In 2016, VDOE conducted a course schedule audit at Armstrong as part of the work following denial of accreditation there. VDOE reported discrepancies in course requirements and transcript accuracy, inter alia. The 2017 follow-up audit “concluded that there was not sufficient evidence to determine that problems identified . . . had been resolved.”
In 2018, at the request of our Superintendent, VDOE expanded the audit to include all five mainstream high schools. They found:
- Bell schedules did not meet the number of hours required by the Standards of Accreditation.
- Verified credits did not populate in the transcripts.
- Attendance data was incorrect throughout the transcripts.
- Some students received one credit for classes that should not have carried credit.
- Some students received two credits for classes that should have carried one credit, such as Career and Technical Education (CTE)classes.
- Credit was incorrectly given for what appear to be locally developed elective courses without evidence of approval by Richmond Public Schools Board.
- Credit was incorrectly given for middle school courses ineligible for high school credit.
- Course sequencing issues were identified.
- Academic and Career Plans lacked meaningful content.
Translating that from the careful bureaucratese of VDOE: The schools were cheating wholesale to boost the graduation rates. Indeed, the RT-D later reported the schools were:
Rubber-stamping student work. Choosing to use an alternative test instead of giving students the common state test. Putting students on individualized education programs to circumvent state graduation requirements.
As Scott Adams is fond of saying,
Wherever you have large stakes, an opportunity for wrong-doing, and a
small risk of getting caught, wrong-doing happens. That’s a universal law of
human awfulness. When humans CAN cheat, they do. Or at least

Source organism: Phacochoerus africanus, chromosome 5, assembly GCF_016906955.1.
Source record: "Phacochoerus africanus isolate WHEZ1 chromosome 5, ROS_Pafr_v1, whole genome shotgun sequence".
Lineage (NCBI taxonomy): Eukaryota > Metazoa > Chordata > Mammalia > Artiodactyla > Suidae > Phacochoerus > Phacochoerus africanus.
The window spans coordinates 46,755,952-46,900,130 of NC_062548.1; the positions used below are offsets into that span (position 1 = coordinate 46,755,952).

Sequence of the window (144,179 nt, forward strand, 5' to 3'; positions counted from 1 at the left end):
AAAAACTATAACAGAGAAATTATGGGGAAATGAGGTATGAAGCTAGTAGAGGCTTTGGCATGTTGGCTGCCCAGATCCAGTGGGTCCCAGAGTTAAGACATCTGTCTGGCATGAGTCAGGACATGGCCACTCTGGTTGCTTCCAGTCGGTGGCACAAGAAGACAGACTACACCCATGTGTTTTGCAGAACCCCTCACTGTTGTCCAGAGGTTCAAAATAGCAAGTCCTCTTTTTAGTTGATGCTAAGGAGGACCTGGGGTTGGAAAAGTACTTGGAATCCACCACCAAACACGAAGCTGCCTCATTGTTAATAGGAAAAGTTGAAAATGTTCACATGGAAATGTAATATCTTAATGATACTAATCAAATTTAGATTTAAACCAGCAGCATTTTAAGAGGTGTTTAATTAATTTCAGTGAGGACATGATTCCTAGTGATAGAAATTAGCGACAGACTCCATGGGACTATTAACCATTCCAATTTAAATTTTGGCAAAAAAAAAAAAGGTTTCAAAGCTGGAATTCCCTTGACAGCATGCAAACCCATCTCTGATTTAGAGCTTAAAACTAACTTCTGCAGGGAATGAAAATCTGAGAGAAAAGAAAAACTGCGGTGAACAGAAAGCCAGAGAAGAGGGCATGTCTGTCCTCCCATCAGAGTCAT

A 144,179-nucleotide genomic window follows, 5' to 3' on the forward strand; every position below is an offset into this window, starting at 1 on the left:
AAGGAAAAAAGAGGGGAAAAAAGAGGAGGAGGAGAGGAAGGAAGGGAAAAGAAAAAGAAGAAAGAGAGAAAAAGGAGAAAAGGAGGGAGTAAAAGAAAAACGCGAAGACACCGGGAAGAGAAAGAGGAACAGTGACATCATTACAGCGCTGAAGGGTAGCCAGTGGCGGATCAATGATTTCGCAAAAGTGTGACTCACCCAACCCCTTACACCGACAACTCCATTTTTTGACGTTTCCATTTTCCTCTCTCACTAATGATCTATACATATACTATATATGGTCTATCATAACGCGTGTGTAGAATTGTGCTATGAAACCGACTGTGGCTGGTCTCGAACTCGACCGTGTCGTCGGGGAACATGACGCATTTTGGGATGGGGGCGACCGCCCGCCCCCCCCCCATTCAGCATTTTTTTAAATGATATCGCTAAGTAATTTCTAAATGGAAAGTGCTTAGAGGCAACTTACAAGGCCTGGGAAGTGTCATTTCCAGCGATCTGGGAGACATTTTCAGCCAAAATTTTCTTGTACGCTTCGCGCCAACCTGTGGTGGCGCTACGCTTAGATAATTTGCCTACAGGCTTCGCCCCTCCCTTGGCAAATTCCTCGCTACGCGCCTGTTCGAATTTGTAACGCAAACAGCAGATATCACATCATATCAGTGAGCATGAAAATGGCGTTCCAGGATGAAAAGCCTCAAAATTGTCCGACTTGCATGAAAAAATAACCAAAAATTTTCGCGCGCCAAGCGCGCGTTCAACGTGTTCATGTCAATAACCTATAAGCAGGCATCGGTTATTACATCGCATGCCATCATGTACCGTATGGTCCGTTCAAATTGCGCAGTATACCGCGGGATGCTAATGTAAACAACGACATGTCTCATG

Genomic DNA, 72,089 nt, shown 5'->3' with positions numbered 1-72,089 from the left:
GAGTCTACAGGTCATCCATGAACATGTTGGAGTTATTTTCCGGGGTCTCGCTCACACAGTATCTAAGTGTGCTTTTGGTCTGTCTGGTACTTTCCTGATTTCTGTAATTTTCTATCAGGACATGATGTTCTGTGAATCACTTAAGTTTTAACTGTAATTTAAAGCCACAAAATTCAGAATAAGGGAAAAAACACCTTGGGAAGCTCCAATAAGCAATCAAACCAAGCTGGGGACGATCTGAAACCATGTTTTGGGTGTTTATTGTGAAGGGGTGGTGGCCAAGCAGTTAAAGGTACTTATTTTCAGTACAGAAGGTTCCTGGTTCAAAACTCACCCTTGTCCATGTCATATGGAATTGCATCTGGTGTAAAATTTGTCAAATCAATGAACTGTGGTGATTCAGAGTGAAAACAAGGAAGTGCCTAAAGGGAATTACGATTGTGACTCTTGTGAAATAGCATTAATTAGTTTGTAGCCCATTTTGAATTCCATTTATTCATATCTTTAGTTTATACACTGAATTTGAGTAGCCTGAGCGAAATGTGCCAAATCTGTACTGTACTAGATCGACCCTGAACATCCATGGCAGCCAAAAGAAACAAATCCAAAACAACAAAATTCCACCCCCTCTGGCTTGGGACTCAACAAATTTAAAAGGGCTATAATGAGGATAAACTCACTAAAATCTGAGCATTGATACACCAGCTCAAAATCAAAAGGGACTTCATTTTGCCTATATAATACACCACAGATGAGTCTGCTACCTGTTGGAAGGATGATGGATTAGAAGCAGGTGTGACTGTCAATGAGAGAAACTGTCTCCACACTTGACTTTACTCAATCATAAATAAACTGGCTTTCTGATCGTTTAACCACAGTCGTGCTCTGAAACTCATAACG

enough of them do.
RPS seems to be determined to prove Adams right. This latest outrage, comes in the wake of the wholesale cheating at Carver.
To be clear: We’re talking here about cheating by the school staff, not by the kids.
In the past, this kind of thing has been manifest in the data. An earlier post looked at the RPS pass rate averages and suggested cheating. So I thought I’d take a (further) look at the graduation numbers.
Notes on the data:
- Economically disadvantaged students (here, “ED”) underperform their more affluent peers (“Not ED”) on the SOL pass rate averages by somewhere around twenty points. Where there are large ED populations, the overall SOL averages can be misleading, so we’ll look at the ED and Not ED pass rates separately.
- The End of Course (“EOC”) tests are the gateway to obtaining “verified credits” toward the graduation requirements. To graduate with a standard diploma, the student must pass two EOC tests in English, one in math, one in history & social sciences, and one in a lab science.
- On the 2018 EOC tests, about 60% of the Richmond students tested were reported to be ED.
- That’s an average. The tested ED populations of our mainstream high schools vary considerably (the selective high schools all do very well, thank you, and
the boot campRichmond Alternative is a mess so there’s nothing to be learned here from their data).
- The graduation rates here are the boosted rates the Board of “Education” uses to make their constituent schools look better than they really are.
First, on the reading tests:
The orange diamonds are the 2018 cohort graduation rates/2018 pass rates of the ED students at the five high schools. The blue circles, the same data for the Not ED students.
The easy way to read the graph: Look at the slope from orange ED to blue Not ED:
- Up and to the right is the expected condition with the ED students both scoring below and graduating at lower rates than the Not ED.
- As the line approaches horizontal, the ED pass rate is lower but the graduation rate approaches the Not ED rate. We can wonder what is going on.
- When the line slopes down, the lower scoring ED students are graduating at a higher rate than the Not ED. Think cheating.